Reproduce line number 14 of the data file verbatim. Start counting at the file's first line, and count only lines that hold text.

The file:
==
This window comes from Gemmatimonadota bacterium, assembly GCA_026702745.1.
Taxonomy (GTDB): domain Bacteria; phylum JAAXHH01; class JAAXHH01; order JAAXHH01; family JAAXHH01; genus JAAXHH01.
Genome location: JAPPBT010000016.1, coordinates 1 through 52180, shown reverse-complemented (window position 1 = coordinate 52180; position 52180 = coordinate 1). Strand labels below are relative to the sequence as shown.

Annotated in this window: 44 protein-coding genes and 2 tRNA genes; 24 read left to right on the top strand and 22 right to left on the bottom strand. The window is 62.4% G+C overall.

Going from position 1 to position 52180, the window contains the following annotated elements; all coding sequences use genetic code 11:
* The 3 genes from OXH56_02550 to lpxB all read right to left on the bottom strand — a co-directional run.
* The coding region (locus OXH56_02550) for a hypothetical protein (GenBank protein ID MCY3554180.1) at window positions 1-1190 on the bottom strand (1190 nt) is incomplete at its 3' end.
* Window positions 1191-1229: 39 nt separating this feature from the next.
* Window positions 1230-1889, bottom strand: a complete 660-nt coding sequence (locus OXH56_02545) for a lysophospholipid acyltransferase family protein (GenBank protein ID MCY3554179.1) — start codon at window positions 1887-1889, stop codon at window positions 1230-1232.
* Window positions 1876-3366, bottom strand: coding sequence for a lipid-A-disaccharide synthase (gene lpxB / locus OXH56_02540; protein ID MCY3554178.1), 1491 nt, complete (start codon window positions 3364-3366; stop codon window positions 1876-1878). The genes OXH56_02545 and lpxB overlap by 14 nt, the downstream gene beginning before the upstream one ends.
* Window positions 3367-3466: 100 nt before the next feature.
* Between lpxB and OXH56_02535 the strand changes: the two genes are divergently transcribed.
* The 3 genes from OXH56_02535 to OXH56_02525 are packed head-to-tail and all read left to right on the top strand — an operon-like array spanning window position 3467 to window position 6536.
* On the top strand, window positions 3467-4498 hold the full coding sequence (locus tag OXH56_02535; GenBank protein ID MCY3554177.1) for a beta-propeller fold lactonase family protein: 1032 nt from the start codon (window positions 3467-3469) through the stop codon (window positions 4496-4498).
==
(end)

* On the top strand, window positions 3467-4498 hold the full coding sequence (locus tag OXH56_02535; GenBank protein ID MCY3554177.1) for a beta-propeller fold lactonase family protein: 1032 nt from the start codon (window positions 3467-3469) through the stop codon (window positions 4496-4498).